Above It All

Jamel refuses to let sickle cell slow him down

Kareem LaTouche, Youthlink Coordinator
Gladstone Taylor, Photographer

As part of a regular prenatal-care  procedure, Janet Campbell, Jamel’s  mother, was instructed by her doctor  to do a test for sickle cell while in her third  trimester. This was something the Lawrence  Tavern resident was unfazed by at the time,  because she was certain she did not carry the  sickle cell trait. At that time, she had never  been told by a doctor before that she had  sickle cell.  “When the result came back, they  told me I had a trait of it and they  needed to test his father next. Unfortunately,  he also had the trait. We  didn’t believe it at first, so he did  the test two more times and they  all confirmed the same thing,”  Campbell.  From this moment, it was imminent  that Jamel was going to have  the sickle cell disease. Subsequently,  six months after he was born, on  March 8, 2003, he was formally diagnosed  with sickle cell anaemia. This is  a disease in which there aren’t enough  healthy red blood cells to carry adequate  oxygen throughout the body. Its name is  derived from the fact that the red blood  cells become rigid and sticky and are  shaped like sickles or crescent moons.

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Luckily for Jamel, his nuclear-structured  family was determined to fight the disease  together, and their first test would come four  months after his diagnosis. “I remember  putting him to rest on his father’s chest  and he said to me, ‘Jamel stomach didn’t  feel right.’ When we carried him to the  doctor, we were told that his spleen became  very hard due to blood flow complications,”  his mother recounted.  This resulted in Jamel undergoing a  splenectomy, a surgery where someone’s  spleen is removed, in June of 2004 at 15  months old. The family was also given a  treatment outlay as well as some of the  challenges Jamel was going to inevitably  encounter.  Fortunately for Jamel, he was very disciplined  with taking his treatment and his  bouts slowly began to reduce as he attended  primary school. “I have to pay attention to  the colour of my urine to determine whether  or not I needed to drink more water. The  same has to be done for my body temperature,  which means I had to keep myself warm  or my joints will start hurting immediately,”  revealed Jamel.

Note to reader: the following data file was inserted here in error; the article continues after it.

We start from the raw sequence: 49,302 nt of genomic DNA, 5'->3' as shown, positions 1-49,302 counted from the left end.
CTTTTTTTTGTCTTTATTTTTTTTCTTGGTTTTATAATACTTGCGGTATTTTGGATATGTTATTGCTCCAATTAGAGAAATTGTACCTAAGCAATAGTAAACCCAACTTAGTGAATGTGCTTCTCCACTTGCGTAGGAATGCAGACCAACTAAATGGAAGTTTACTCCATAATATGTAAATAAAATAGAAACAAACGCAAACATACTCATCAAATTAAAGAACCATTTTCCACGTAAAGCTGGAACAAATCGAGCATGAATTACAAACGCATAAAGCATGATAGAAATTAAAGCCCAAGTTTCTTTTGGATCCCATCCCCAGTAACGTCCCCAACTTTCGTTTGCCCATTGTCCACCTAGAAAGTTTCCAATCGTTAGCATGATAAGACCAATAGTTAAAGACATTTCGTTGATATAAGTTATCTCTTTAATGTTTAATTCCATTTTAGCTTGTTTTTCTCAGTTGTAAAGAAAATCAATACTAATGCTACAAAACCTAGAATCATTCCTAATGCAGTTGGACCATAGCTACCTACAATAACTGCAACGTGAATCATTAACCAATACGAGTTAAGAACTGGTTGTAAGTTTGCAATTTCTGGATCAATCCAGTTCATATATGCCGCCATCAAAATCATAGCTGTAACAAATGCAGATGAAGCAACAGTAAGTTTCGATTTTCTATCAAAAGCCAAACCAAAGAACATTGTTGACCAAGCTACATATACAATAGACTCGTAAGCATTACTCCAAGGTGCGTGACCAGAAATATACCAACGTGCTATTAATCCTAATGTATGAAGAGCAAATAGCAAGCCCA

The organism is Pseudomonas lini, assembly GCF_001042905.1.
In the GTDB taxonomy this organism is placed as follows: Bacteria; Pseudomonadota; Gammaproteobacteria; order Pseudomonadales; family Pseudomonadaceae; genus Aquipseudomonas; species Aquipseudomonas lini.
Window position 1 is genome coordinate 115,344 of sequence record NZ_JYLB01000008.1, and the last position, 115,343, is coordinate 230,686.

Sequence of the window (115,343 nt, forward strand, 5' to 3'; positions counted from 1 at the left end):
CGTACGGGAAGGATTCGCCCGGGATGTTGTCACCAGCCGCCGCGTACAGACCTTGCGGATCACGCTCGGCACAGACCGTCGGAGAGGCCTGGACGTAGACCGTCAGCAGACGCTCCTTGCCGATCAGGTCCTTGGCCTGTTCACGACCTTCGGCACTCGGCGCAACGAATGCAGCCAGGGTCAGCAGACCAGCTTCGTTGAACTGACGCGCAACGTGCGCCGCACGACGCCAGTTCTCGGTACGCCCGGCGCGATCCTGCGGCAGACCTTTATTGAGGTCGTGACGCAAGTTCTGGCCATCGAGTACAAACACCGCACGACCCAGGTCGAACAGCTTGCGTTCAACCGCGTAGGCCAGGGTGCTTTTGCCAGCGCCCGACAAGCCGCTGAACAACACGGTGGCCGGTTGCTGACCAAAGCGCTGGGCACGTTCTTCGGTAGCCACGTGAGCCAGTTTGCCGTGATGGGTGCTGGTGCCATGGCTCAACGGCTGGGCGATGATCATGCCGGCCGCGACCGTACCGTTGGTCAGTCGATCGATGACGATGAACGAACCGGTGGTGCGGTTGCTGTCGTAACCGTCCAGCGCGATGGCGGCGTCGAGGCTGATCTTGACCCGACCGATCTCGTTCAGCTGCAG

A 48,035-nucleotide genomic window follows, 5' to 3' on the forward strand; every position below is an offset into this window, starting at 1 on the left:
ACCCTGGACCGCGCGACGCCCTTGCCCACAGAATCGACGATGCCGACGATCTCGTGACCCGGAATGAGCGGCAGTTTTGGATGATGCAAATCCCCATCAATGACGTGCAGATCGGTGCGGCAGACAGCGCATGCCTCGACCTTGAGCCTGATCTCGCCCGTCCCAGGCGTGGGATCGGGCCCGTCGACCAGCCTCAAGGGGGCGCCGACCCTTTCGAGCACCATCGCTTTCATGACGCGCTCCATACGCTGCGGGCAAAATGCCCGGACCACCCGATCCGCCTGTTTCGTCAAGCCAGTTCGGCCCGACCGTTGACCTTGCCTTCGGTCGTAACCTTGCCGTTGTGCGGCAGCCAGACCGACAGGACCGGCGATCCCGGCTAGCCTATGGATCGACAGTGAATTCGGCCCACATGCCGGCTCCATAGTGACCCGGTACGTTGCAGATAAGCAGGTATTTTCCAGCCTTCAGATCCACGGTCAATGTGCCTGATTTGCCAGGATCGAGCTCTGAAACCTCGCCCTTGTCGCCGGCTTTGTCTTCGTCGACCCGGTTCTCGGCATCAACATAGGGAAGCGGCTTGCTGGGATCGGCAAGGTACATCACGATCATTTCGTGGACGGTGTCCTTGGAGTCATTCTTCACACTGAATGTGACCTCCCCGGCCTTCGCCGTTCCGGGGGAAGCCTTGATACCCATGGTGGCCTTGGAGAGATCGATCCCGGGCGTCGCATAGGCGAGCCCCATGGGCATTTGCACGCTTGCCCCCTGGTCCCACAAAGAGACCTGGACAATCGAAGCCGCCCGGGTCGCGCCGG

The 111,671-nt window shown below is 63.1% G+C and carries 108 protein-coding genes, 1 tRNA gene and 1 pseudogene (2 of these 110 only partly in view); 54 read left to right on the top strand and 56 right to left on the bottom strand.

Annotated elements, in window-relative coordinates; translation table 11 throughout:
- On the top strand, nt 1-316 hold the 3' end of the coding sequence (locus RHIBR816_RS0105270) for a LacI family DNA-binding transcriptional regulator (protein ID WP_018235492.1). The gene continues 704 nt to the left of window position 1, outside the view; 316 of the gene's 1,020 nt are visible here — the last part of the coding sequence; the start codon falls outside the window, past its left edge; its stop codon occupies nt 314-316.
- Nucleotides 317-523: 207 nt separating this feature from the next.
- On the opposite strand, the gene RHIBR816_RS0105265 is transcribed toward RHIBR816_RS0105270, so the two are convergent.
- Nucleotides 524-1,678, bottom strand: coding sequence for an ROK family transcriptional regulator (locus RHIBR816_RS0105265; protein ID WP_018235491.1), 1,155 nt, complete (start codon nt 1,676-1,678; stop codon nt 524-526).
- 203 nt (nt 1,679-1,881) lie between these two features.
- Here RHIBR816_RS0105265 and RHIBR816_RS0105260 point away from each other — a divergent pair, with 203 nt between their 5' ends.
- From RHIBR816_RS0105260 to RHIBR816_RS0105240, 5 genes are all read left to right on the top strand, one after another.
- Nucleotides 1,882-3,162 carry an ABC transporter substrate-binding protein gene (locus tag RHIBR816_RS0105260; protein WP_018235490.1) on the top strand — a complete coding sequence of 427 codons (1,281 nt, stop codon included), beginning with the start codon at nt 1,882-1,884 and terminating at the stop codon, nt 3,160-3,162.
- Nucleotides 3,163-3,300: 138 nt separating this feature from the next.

Being very intrinsically motivated, Jamel  refused to allow his periodic bouts of severe  pain to restrict his academic performance at  primary school. “I tried my best not to miss  any day from school, but there were times  my back would pain me a lot, especially in  the evenings. My mother had to rub it tirelessly.  This and the paracetamol would usually  do the trick, though,” he lamented.  He also voiced his initial displeasure at the  fact that his condition restricted his ability to  participate in physical activities. “I always  love football and really wanted to play for my  school, but my mother said no, due to my  sickle cell. At first I was so angry but eventually  i started to understand more; plus there  were some afternoons when I was in a lot of  pain.”  Due to these afternoon pains, it was hard  for him to study when he was home, so he  capitalised on his school time and learned as  much as he could. This allowed him to maintain an above-average grade  and culminated with him being  selected head boy for Unity Primary  School.  This was a mantle he proudly  accepted and had no intentions of  it just being a titular title. “One of  the first things I started working on  was the discipline. A lot of students  were coming late to devotion  because they were outside buying  candy, so I rounded up my prefect  body and put a stop to it,” reminisced  Jamel.  By the end of his primary-school  tenure, his leadership skills were  undisputed, but it was his other  talents that many persons were surprised  at. “My father taught me to  play the keyboard at a very young  age and I just kept practising.  Somewhere along the way I picked  up the drums, and I fell in love with  both instruments,” said Jamel.  He would exhibit his musical  prowess at his primary-school  graduation, where he played a musical number on the keyboard  and his father was the resident  pianist. It was a final bid farewell  as the Jamaica College-bound  student, who got a 94 per cent  GSAT average, serenaded his  peers.


Entering high school brought new  challenges that came in the harshest  manner. One of the side effects of  the disease is that persons develop  physically at a slower rate than average.  For a petite-size Jamel, the cascading  satirical remarks about his  height increased every day. “When I  was in first form it affected me a lot,  because it didn’t just come from  classmates, it came from adults in  the wider society,” he said.  Not one to fold easily by these  remarks, he focused more keenly  on his school work and made the  honour roll in grade seven. It is a  position the fourth-former still currently  holds as he is now concentrating  on his two-year journey for  his CSEC examinations.  “I am really happy to be on the  honour roll, because I put in a lot  of work and I don’t see myself  falling off anytime soon. The truth  is, I don’t like to study at home  because I always fall asleep, so I  try to be very attentive in class,”  Jamel jokingly said.  He also considers it his first  major step of fulfilling his dream of  becoming a paediatric surgeon.  “Clearly, what I experience as a  child growing up made me have a  lot of sympathy towards kids. It  doesn’t have to be only sickle cell  kids, I also want to help children  with other illnesses.”


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